Federal and State Judges: These are the highest ranking judges in the system and are usually reserved for serious crimes, both civil and criminal. The scope of their jurisdiction is broad and judges in these positions may overrule any decision made by a lower court. They also oversee all felony cases.

Appellate Judges: This position is less common and they sit mainly in an appeals court. These judges rarely make direct contact with the individual parties involved in the case.

Lower court judges: Lower court judges encompass the positions of magistrate, municipal court judge, county court judge and justice of the peace. These judges usually handle minor offenses such as small claims and traffic offenses.

What skills or qualities do I need to become a Judge?

In most cases, one must have a degree in law or criminal justice in addition to a significant amount of work experience. Overall a judge should have an expert understanding of the law, have,b> good analytical skills, have good ,b>communication skills, both oral and written; have the ability to make swift and sound decisions, be able to explain the law in layman's terms and possess the ability to communicate with people on all levels.

How much does a Judge make?

As of May 2006, the median annual salary of judges, including magistrate judges, was $101,690. The top 10% of judges earned over $145,600 and the bottom 10% earned less than $29,540.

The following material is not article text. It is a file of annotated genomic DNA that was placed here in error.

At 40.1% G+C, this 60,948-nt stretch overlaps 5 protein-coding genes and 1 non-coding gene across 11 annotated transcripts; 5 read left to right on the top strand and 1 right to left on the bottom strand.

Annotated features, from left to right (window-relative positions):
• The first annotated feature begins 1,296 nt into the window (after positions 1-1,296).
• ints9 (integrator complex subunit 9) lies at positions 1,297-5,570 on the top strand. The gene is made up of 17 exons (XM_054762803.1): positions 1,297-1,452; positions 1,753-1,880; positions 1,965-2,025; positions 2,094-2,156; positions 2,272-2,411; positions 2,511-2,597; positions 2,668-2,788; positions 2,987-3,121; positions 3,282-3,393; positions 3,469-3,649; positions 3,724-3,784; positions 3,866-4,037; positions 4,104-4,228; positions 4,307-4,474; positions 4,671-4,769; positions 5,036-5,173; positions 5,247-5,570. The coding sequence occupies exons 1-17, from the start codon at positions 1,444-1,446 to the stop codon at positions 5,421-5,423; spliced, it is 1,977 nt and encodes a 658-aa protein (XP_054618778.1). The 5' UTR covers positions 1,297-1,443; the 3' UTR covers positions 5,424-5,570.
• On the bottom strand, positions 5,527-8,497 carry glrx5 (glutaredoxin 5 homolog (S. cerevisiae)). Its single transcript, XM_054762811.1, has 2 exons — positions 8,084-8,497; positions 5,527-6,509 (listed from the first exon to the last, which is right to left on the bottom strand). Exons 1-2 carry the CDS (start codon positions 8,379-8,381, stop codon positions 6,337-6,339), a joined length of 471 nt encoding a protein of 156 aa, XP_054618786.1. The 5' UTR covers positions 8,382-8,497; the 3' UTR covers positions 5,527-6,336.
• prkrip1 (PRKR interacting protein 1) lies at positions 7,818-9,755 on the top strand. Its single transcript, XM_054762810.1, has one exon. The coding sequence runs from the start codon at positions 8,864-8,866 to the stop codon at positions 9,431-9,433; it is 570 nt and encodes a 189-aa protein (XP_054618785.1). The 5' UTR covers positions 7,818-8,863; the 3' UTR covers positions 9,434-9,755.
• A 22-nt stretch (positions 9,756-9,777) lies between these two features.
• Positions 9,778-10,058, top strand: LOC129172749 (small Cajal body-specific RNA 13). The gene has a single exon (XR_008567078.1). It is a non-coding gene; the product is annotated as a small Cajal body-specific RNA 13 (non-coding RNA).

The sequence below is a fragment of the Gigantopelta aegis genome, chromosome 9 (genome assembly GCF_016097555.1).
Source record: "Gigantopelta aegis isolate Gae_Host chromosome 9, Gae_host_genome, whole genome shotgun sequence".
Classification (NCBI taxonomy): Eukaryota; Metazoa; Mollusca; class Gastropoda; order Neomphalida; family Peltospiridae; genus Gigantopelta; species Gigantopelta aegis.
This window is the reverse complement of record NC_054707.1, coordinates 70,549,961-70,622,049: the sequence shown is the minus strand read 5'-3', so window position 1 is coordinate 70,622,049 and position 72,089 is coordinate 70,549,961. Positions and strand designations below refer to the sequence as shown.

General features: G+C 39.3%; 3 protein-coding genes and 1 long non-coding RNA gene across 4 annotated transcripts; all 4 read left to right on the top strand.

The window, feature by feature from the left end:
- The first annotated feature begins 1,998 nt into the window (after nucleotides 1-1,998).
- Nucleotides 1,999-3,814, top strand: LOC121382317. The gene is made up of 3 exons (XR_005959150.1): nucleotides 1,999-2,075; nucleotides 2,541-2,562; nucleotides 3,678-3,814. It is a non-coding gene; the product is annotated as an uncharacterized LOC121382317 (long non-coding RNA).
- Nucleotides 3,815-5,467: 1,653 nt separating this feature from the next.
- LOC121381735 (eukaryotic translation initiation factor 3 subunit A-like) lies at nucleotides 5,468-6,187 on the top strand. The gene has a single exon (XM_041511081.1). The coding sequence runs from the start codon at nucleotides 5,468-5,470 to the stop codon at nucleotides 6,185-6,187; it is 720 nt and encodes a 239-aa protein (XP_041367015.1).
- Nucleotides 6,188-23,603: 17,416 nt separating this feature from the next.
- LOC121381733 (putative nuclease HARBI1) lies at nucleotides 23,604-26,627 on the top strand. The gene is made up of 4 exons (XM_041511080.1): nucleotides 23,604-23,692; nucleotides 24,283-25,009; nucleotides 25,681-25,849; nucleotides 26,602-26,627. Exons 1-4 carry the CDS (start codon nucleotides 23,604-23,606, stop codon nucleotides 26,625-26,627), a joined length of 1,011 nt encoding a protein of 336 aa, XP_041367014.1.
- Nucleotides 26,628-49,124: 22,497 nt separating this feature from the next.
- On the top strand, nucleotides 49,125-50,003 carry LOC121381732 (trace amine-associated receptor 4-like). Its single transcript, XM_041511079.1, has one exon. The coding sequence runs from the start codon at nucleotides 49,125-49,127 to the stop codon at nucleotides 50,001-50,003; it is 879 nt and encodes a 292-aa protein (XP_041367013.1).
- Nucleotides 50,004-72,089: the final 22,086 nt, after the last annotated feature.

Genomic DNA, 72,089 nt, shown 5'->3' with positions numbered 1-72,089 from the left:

Administrative law judges, hearing officers and adjudicators earned an average of $72,600. Mediators, arbitrators and conciliators earned an average of $49,490. Broken down by industry employing the highest number of judges, including magistrate judges, the median annual salary as of May 2006 was $74,630 in local government and $117,760 in state government.

Federal judges tend to earn more as a result of their position and level of responsibility. In 2006 the Chief Justice of the U.S. Supreme Court earned $212,100. Associate Justices earned $203,000. Judges for the Federal Court of Appeals earned $175,100. Judges in the Court of Federal Claims and the Court of International Trade joined district court judges with an average of $165,200 per year. Federal judges possessing a limited jurisdiction, including bankruptcy judges and magistrates, earned $151,984.

According to a 2006 National Center for State Courts survey, the annual wages of Chief Justices in the State High Courts averaged $142,264, with the highest reported salary being $200,613. Associate justices in the State High Courts averaged an annual salary of $136,810, with the top earners making as much as $184,300. State intermediate appellate court judges earned an average of $132,102, with the top earner making a yearly wage of $172,452. State judges of general jurisdiction trial courts earned an average of $122,559, with the highest reported wage coming in at $168,100.
Judge Salary | More details for Judge Jobs | Salary

Who are some influential professionals in this field?

Ruth Bader Ginsberg - U.S. Supreme Court
Richard Posner - First Amendment Rights
John Roberts - Chief Justice of the U.S. Supreme Court

What are some leading organizations in this field?

Federal Magistrate Judges Association
American Bar Association

What are the top cities for Judge jobs?

Consider one of these top cities for a career as a Judge.

Chicago, IL
Philadelphia, PA
New York, NY
Washington, DC
Atlanta, GA
Los Angeles, CA